Tuesday, December 12, 2017
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An Introduction

The focus of Chris Argyris work is learning. His seminal contribution to the field being Double Loop Learning, in which it becomes clear that for good reasons people can act against their own best interests. Or in corporate life, develop a sound strategic direction, which cannot be implemented due to defensive routines.

How does this occur? Well, an intellectually sound argument is usually not enough to ensure acceptance or active support. To implement change, it is necessary to engage with others who may have equally sound intellectual arguments. If dealing with other views is experienced as - or even imagined to be- threatening or embarrassing, patterns of personal or cultural behaviour (defensive routines) can become active and result in self-limiting or self-defeating behaviour. If such behaviour is the product of defensive reasoning, then it is likely that we will blame others for the problem whilst being unaware of our own part in creating the problem. Moreover as Chris has shown many times, in order to maintain our blaming stance, we are likely to be unaware of our own unawareness.

The route to effective leadership is to understand the potential destruction of value occasioned by these self-limiting aspects of being human, and to find ways of working through them to productive outcomes. This necessitates inviting feedback, and within the context of Chris?s approach identifying a specific 'live' example of an issue faced within an organisation. People then write case studies, which illustrate their strategy for dealing with that issue.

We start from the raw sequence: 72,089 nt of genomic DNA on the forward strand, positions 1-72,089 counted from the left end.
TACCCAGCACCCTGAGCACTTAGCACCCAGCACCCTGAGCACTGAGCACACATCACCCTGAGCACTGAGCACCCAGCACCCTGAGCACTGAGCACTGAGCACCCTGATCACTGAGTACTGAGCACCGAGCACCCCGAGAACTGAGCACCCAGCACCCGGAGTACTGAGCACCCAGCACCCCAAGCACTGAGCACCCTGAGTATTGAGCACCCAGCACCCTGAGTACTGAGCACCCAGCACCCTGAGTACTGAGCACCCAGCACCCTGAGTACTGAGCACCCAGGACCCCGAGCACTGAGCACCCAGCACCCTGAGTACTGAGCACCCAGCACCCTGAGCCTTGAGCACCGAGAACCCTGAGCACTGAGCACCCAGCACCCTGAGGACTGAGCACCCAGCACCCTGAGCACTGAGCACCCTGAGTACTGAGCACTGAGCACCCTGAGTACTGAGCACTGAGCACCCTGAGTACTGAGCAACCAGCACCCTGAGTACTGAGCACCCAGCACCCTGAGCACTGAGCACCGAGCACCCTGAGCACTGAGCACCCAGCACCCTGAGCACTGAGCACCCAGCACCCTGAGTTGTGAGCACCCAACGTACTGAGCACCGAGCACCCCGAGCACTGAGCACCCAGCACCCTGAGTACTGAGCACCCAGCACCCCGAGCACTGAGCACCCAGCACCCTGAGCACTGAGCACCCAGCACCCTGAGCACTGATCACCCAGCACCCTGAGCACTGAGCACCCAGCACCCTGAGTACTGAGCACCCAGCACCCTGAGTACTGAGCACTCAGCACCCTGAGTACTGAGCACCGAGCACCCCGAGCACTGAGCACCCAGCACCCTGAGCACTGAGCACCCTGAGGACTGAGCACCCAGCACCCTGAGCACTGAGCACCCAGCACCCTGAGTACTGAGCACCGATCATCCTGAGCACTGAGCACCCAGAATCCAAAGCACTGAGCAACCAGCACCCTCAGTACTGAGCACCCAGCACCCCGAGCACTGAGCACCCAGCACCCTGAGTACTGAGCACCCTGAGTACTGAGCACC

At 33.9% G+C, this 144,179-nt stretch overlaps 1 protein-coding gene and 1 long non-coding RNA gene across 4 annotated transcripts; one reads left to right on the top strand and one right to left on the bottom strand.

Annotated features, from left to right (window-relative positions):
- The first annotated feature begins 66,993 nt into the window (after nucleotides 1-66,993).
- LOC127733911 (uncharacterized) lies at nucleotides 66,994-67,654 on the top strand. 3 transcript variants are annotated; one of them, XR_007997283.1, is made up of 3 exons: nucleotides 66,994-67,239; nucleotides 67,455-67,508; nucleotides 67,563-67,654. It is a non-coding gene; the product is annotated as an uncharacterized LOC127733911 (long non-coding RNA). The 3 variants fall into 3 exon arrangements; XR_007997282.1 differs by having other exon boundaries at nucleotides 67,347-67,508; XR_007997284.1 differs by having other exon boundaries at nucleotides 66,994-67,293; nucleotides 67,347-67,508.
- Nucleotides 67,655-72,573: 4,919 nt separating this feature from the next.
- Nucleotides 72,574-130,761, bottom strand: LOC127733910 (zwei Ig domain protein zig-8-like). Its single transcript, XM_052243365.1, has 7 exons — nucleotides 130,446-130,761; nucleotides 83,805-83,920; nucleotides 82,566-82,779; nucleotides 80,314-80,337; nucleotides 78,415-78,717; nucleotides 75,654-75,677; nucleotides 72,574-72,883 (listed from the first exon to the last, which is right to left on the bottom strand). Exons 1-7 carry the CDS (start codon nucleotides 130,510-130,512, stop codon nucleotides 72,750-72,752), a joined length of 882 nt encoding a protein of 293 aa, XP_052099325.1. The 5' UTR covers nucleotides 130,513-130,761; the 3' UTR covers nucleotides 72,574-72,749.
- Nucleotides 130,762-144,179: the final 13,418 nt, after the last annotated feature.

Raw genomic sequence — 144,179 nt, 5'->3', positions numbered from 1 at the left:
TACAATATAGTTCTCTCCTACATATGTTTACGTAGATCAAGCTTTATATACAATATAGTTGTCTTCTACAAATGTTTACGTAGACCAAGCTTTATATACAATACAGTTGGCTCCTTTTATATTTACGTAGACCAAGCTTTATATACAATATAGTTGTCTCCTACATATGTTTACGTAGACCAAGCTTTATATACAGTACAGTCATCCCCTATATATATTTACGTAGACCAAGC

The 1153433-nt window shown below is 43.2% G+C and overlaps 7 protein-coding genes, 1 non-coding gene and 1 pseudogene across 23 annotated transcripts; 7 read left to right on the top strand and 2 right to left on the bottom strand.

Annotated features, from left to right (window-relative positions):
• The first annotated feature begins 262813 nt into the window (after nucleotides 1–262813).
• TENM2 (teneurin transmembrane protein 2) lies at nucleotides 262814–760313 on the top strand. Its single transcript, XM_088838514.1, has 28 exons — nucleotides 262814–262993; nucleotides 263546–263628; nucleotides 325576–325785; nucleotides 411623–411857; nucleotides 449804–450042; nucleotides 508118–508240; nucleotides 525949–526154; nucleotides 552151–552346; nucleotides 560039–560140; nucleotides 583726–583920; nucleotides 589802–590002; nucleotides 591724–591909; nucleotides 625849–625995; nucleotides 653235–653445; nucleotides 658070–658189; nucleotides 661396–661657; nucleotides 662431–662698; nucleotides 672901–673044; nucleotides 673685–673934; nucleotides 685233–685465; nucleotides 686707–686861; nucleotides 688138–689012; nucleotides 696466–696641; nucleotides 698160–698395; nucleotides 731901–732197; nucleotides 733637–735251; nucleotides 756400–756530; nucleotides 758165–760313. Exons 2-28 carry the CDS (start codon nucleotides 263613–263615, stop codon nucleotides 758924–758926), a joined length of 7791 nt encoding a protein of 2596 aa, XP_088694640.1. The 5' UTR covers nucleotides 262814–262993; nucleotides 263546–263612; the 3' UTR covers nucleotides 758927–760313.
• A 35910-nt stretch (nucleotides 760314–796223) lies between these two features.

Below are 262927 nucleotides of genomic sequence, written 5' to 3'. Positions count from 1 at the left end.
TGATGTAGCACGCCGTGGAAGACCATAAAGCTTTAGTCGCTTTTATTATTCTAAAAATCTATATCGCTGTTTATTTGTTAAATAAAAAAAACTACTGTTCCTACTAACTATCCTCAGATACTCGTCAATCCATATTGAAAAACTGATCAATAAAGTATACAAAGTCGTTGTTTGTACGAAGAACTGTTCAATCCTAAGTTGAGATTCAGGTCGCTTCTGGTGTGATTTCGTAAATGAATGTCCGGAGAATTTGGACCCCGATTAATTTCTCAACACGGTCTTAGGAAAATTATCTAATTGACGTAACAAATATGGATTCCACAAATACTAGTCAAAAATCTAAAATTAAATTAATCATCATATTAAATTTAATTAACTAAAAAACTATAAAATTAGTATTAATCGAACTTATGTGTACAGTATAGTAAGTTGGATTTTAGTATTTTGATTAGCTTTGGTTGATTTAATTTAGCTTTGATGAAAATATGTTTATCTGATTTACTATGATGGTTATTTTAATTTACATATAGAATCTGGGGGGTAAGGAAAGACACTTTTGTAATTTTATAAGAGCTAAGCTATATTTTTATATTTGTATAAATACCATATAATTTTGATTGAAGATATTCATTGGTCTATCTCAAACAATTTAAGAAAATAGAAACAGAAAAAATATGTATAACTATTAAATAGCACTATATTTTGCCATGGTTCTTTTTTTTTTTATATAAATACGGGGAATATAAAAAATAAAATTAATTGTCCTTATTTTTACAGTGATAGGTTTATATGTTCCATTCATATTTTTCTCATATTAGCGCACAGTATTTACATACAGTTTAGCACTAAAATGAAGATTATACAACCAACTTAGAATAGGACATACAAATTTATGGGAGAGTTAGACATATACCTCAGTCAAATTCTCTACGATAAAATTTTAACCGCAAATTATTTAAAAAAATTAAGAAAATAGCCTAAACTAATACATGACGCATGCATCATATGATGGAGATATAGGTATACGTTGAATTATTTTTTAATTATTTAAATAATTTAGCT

This approach allows people to benefit from multiple perspectives. Case studies are a rare opportunity for individuals to take personal responsibility for their own learning and development (in the context of dealing with a business issue). Many people sincerely seek to contribute their best to strategy, business process, continuous improvement and work efficiency, yet run foul of their own defensiveness and that of others.

Either we seek to surface our own self-limiting behaviour in order to change the way we contribute, or we can stay part of the very problem that we generally blame others for.

Empathy alone will not achieve this change. Working constructively with feedback might. Double Loop Learning allows us to generate and process feedback to create insight, and informed choice about how we deal with the issues that we face. Thus making it more likely that we achieve the results we say we want.

We are professionally indebted to Chris for his teaching and support. The need for Double Loop Learning has never been greater within business and international affairs. As we head towards even greater challenges to human kind, we need the tools to find good solutions for all. Double Loop Learning is one such set of tools.